A Church of England primary school on the Isle of Wight could be facing legal action from parents who say they are upset because two boys in their son’s school were allowed to come to class in dresses.
In response, the organisation that runs the school, the Diocese of Portsmouth, says it complies with the Equalities Act 2010 and that it would be unlawful not to accept the wishes of pupils and parents.
The organisation supporting the Rowes’ case, Christian Concern, says the diocese is not correctly interpreting the act and has released a video:
Nigel and Sally Rowe have told The Times that they will home-school their children instead. They plan to call for a judicial review at the high court and to bring an education tribunal case.
The school (which is not being named) falls under the control of the Diocese of Portsmouth. Jeff Williams, its Director of Education, said:
“Church of England schools are inclusive environments where pupils learn to respect diversity of all kinds. Like any other state school, our schools comply with the legal requirements of the Equalities Act 2010. Among other things, this requires schools to accept the wishes of children and their families with regard to gender identity. It would be unlawful for any of our schools to do otherwise.”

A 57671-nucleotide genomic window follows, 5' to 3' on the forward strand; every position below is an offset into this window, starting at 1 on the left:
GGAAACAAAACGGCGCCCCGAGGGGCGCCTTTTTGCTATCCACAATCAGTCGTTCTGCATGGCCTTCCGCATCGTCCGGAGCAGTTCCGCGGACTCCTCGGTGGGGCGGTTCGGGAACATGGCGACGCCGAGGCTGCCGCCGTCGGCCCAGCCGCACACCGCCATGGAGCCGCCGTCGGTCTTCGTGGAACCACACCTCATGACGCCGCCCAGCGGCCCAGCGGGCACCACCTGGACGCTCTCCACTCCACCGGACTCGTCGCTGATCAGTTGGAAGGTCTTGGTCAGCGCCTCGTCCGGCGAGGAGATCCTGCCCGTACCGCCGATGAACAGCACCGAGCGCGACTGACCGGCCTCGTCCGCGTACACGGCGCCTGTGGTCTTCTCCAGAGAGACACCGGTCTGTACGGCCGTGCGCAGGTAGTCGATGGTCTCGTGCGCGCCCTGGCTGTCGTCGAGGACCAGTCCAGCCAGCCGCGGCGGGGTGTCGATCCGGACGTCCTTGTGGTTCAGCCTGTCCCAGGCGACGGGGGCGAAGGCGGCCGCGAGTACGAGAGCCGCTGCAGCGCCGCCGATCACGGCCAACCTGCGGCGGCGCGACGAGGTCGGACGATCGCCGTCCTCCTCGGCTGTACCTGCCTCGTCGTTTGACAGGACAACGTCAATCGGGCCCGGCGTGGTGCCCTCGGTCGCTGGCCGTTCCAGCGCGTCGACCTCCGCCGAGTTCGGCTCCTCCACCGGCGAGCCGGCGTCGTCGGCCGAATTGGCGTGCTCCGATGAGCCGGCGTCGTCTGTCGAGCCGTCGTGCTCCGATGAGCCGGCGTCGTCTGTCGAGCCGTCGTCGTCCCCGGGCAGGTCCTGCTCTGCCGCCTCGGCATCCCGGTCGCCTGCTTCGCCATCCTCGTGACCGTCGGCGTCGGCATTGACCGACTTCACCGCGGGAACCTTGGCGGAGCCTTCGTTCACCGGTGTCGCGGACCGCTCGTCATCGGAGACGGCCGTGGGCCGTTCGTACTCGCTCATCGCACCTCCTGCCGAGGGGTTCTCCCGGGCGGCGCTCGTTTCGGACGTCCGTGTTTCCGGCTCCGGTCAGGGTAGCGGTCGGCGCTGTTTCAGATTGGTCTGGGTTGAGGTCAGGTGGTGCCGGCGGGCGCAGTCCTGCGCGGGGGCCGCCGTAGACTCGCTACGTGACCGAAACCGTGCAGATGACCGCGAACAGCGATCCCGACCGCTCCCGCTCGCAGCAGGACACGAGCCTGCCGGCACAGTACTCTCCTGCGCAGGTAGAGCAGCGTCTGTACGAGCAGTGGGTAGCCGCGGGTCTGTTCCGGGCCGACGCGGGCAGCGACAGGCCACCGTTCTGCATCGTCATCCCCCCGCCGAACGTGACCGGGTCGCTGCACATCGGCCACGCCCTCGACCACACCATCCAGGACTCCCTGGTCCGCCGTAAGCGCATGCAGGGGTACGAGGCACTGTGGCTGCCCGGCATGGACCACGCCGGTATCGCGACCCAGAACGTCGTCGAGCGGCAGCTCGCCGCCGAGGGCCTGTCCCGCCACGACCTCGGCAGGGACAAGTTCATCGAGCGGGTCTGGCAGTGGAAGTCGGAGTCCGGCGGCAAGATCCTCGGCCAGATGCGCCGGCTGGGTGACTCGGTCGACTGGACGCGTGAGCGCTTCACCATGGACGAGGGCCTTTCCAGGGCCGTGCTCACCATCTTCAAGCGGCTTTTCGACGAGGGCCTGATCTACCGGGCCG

Hear Lucy Morgan speaking to Roger Kiska, Legal Council, Christian Legal Centre:
He told Isle of Wight Radio:
“This is really about the school engaging in education dealing with gender identity, which is not what the family sent their children to school for. Christian parents sent them there to learn a biblical education. Without consultation with any [other] family they have embarked on what we determine, legally speaking, to be indoctrination in gender politics.
“The parents have done their best to make amends with the school. This is why it’s gotten to this level…It’s not about tolerance. It’s about the school’s duty of care to all its children.
“There is always a balancing act required. This is a lamentable situation.”
Meanwhile, Isle of Wight Pride has issued a statement:
“Isle Of Wight Pride were shocked and saddened to hear the reports over the weekend.
“Pride recognises that this is not an issue about sexuality whatsoever but is about gender identity and regardless of anyone’s views or beliefs, there are children involved and affected by this issue who must be a priority.
“We are glad that the school in question did the right thing and made the school a welcome and diverse environment for all of their pupils. Well done.”